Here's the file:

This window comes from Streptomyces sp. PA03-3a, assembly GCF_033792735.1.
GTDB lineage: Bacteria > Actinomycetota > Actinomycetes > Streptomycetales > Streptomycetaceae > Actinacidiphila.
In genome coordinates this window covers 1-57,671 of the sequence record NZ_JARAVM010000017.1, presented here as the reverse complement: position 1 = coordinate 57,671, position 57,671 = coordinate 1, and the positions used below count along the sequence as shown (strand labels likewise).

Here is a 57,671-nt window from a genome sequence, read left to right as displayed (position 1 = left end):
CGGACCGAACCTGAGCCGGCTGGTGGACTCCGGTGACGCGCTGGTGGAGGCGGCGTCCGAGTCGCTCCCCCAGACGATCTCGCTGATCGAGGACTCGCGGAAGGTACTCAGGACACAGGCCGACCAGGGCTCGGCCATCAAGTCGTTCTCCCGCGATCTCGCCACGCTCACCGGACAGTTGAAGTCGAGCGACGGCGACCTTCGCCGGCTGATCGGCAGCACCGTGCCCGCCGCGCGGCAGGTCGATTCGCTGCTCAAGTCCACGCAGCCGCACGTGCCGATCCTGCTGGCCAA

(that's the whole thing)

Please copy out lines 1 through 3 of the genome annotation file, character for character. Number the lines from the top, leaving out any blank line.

This window comes from Streptomyces sp. PA03-3a, assembly GCF_033792735.1.
GTDB lineage: Bacteria > Actinomycetota > Actinomycetes > Streptomycetales > Streptomycetaceae > Actinacidiphila.
In genome coordinates this window covers 1-57,671 of the sequence record NZ_JARAVM010000017.1, presented here as the reverse complement: position 1 = coordinate 57,671, position 57,671 = coordinate 1, and the positions used below count along the sequence as shown (strand labels likewise).